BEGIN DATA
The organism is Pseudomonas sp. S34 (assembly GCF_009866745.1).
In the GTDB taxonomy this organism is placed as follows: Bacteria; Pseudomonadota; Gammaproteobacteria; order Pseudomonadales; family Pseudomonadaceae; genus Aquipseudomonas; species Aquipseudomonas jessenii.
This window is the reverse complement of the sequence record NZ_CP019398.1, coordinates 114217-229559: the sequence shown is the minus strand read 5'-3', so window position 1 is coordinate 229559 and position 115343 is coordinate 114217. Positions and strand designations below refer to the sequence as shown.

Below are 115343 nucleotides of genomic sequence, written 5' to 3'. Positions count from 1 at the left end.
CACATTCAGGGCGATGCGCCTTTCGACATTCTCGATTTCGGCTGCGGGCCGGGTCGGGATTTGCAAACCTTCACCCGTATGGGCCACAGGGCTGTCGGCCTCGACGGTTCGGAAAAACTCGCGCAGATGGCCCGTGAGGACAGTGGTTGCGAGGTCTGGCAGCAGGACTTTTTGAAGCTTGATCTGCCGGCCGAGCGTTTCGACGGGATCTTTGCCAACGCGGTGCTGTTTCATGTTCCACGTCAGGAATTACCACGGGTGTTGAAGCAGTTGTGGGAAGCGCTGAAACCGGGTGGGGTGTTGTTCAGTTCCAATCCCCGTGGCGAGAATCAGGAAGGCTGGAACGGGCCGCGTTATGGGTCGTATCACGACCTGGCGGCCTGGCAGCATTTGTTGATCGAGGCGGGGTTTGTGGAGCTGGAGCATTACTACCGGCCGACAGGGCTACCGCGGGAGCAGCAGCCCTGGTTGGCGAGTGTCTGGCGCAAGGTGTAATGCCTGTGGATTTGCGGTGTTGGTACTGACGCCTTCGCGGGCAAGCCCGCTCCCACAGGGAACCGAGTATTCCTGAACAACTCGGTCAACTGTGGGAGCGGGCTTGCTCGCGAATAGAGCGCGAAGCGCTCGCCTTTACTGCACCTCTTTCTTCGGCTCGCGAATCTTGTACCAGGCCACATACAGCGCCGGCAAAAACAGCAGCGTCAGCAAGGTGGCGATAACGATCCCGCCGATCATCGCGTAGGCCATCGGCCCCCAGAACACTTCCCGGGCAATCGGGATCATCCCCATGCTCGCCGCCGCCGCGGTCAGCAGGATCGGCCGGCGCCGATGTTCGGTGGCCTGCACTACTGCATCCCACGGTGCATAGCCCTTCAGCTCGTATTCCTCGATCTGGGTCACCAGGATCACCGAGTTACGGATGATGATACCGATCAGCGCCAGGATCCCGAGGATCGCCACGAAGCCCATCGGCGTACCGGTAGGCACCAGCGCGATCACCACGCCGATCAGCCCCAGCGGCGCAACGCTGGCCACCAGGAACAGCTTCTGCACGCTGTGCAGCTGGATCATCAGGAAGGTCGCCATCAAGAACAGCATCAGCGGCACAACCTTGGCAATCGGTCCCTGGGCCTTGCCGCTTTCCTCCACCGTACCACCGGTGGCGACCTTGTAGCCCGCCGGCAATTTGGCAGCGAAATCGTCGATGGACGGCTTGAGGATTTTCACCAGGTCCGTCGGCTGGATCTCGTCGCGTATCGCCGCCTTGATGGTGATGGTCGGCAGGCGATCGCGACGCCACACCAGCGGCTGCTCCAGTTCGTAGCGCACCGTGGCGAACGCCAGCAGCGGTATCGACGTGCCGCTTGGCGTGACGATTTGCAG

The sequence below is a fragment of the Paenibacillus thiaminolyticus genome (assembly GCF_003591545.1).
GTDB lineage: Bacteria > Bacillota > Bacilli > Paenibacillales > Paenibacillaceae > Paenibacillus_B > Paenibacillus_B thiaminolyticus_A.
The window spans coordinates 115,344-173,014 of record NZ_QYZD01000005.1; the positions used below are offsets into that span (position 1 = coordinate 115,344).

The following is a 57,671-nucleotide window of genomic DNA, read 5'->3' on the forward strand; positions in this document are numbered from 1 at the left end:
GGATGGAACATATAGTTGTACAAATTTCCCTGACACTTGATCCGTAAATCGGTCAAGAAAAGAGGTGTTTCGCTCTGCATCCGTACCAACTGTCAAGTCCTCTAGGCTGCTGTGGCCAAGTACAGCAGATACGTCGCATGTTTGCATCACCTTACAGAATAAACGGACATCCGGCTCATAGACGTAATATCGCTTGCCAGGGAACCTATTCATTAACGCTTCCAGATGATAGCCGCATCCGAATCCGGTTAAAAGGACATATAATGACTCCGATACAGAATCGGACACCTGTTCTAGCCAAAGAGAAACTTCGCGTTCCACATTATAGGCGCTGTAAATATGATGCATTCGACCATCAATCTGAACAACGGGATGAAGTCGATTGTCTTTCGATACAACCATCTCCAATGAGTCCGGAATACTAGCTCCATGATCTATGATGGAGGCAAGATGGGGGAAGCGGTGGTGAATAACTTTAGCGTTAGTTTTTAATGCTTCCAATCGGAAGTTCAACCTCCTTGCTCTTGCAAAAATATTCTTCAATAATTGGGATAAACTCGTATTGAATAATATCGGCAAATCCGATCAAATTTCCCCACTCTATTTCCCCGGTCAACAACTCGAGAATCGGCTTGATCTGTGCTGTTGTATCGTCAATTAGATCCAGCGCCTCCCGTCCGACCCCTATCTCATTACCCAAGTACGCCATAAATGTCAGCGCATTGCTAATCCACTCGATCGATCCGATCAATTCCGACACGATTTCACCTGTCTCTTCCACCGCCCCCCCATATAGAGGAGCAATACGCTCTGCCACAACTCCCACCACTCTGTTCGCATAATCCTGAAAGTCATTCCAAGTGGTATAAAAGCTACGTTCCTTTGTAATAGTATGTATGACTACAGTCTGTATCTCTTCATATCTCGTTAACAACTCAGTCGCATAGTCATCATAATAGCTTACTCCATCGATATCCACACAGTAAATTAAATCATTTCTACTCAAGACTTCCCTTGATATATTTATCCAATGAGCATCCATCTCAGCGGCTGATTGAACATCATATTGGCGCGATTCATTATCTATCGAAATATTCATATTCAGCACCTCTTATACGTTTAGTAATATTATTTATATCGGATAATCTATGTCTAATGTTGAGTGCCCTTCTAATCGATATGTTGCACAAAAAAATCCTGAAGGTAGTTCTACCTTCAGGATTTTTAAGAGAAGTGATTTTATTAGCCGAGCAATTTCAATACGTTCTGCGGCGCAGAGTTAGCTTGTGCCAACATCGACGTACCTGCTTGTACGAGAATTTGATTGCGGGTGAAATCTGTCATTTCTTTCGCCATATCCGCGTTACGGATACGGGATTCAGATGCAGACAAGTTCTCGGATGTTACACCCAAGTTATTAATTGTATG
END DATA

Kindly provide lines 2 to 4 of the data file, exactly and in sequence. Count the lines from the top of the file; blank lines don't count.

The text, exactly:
In the GTDB taxonomy this organism is placed as follows: Bacteria; Pseudomonadota; Gammaproteobacteria; order Pseudomonadales; family Pseudomonadaceae; genus Aquipseudomonas; species Aquipseudomonas jessenii.
This window is the reverse complement of the sequence record NZ_CP019398.1, coordinates 114217-229559: the sequence shown is the minus strand read 5'-3', so window position 1 is coordinate 229559 and position 115343 is coordinate 114217. Positions and strand designations below refer to the sequence as shown.

Below are 115343 nucleotides of genomic sequence, written 5' to 3'. Positions count from 1 at the left end.